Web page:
North and South Carolina warn of Portuguese Man O’ Wars on beaches |

North and South Carolina warn of Portuguese Man O’ Wars on beaches

Frank Carnevale
A Portuguese Man O’ War is seen in file photo from 2011.
Wildlife officials announced that “a small number” of Portuguese Man O’ War, which are known for their strong, painful sting, have washed up on the South Carolina shore.

Wildlife officials in North Carolina and South Carolina are warning beachgoers about Portuguese Man O’ Wars in the ocean and on beaches.

On Friday, the South Carolina Department of Natural Resources posted to Facebook that a small number of the sea creatures were reported on state beaches.

The post warns, “You should steer clear of these highly venomous relatives of jellyfish both in the water and ashore, as even a dead man-of-war has a sting strong enough to sometimes require medical attention.”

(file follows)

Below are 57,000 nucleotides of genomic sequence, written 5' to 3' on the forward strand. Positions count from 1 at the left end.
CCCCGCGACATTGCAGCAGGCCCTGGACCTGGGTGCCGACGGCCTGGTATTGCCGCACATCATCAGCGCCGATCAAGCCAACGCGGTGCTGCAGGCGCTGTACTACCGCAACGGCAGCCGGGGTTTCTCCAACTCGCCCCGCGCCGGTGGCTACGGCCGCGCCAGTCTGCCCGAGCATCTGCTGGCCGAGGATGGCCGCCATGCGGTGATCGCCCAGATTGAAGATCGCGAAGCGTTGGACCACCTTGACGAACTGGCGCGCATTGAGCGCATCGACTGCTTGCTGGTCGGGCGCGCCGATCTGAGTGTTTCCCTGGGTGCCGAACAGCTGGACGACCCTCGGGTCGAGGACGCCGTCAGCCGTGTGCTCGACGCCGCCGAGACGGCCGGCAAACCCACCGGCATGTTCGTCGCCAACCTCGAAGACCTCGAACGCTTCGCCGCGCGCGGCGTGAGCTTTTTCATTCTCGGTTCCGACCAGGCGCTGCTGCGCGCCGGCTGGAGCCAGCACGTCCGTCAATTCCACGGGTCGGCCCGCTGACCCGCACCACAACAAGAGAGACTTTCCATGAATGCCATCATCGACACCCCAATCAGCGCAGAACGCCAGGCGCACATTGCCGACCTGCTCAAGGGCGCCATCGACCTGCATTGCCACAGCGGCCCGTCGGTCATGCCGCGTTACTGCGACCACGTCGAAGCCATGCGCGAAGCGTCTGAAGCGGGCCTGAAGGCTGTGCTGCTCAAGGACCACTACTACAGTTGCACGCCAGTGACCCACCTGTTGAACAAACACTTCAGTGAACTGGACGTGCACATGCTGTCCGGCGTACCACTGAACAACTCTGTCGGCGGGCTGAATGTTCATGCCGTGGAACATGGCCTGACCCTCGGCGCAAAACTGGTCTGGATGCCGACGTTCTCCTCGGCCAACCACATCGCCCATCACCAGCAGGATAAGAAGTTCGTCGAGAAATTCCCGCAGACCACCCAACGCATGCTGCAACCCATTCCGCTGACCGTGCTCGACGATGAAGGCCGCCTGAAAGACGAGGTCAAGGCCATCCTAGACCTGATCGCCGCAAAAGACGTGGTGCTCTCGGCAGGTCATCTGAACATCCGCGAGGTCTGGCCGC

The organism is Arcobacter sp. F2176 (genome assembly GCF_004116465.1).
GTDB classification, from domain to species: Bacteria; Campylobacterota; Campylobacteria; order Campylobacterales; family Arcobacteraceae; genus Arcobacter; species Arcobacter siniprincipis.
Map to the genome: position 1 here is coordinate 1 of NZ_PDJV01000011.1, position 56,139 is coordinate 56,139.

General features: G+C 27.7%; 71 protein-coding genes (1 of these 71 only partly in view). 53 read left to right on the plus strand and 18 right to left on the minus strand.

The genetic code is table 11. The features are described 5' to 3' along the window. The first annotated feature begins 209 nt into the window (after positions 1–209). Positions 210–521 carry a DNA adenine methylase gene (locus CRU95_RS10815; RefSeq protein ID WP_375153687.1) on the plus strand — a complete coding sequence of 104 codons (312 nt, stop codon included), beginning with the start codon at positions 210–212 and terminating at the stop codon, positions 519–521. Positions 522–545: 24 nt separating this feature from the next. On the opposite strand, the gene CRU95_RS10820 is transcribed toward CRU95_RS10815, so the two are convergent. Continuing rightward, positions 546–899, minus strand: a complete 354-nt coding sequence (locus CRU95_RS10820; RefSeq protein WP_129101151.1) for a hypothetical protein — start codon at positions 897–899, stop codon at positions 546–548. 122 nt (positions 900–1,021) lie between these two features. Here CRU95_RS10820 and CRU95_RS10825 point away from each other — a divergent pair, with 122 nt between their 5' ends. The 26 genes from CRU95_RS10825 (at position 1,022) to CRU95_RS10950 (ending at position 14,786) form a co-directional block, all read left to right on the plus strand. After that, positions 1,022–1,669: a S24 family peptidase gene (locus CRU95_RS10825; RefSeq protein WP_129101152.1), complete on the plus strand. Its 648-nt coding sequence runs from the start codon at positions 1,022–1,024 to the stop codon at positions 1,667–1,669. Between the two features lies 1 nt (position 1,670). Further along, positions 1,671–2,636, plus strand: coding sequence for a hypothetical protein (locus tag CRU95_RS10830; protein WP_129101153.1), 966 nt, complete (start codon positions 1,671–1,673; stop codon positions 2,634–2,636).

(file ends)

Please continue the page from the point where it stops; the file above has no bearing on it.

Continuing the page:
Earlier in June, the Cape Hatteras National Seashore in North Carolina posted a similar warning. They warn, “Beachcombers beware – even dead ones washed up on shore can still deliver a sting.”

According to the National Ocean Service, the Portuguese Man O’ War (Physalia physalis) is closely related to jellyfish, but is actually a species of siphonophore, which is a colony of individual organisms working together.

Experts say a dead Man O’ War can create a sting strong enough to require medical attention.

Authorities say the sting to humans is excruciatingly painful but rarely deadly, according to the Associated Press.

The beaches of the Carolinas, and especially the Outer Banks area, remain favorite vacation spots for many residents of Western Pa.

Frank Carnevale is a Tribune-Review digital producer. You can contact Frank via Twitter .

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